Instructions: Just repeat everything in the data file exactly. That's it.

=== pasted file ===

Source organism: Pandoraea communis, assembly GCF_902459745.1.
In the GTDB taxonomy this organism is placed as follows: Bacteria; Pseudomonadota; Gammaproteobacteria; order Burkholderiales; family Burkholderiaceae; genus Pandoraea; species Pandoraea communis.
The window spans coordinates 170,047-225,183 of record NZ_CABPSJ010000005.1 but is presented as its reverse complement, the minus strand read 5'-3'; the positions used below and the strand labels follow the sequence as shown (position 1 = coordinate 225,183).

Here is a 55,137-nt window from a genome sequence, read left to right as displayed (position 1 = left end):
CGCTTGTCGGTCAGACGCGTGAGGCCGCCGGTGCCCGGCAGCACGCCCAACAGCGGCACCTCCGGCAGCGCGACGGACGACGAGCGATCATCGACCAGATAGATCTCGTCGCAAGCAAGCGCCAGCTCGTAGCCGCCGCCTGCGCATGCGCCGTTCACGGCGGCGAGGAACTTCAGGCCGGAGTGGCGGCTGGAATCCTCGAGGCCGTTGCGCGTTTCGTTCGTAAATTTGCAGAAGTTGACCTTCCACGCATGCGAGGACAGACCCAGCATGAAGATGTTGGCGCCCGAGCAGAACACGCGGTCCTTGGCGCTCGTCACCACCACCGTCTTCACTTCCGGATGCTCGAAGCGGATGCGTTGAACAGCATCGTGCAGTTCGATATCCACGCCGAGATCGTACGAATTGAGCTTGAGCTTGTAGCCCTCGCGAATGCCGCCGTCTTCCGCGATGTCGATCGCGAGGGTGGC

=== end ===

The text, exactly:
Source organism: Pandoraea communis, assembly GCF_902459745.1.
In the GTDB taxonomy this organism is placed as follows: Bacteria; Pseudomonadota; Gammaproteobacteria; order Burkholderiales; family Burkholderiaceae; genus Pandoraea; species Pandoraea communis.
The window spans coordinates 170,047-225,183 of record NZ_CABPSJ010000005.1 but is presented as its reverse complement, the minus strand read 5'-3'; the positions used below and the strand labels follow the sequence as shown (position 1 = coordinate 225,183).

Here is a 55,137-nt window from a genome sequence, read left to right as displayed (position 1 = left end):
CGCTTGTCGGTCAGACGCGTGAGGCCGCCGGTGCCCGGCAGCACGCCCAACAGCGGCACCTCCGGCAGCGCGACGGACGACGAGCGATCATCGACCAGATAGATCTCGTCGCAAGCAAGCGCCAGCTCGTAGCCGCCGCCTGCGCATGCGCCGTTCACGGCGGCGAGGAACTTCAGGCCGGAGTGGCGGCTGGAATCCTCGAGGCCGTTGCGCGTTTCGTTCGTAAATTTGCAGAAGTTGACCTTCCACGCATGCGAGGACAGACCCAGCATGAAGATGTTGGCGCCCGAGCAGAACACGCGGTCCTTGGCGCTCGTCACCACCACCGTCTTCACTTCCGGATGCTCGAAGCGGATGCGTTGAACAGCATCGTGCAGTTCGATATCCACGCCGAGATCGTACGAATTGAGCTTGAGCTTGTAGCCCTCGCGAATGCCGCCGTCTTCCGCGATGTCGATCGCGAGGGTGGC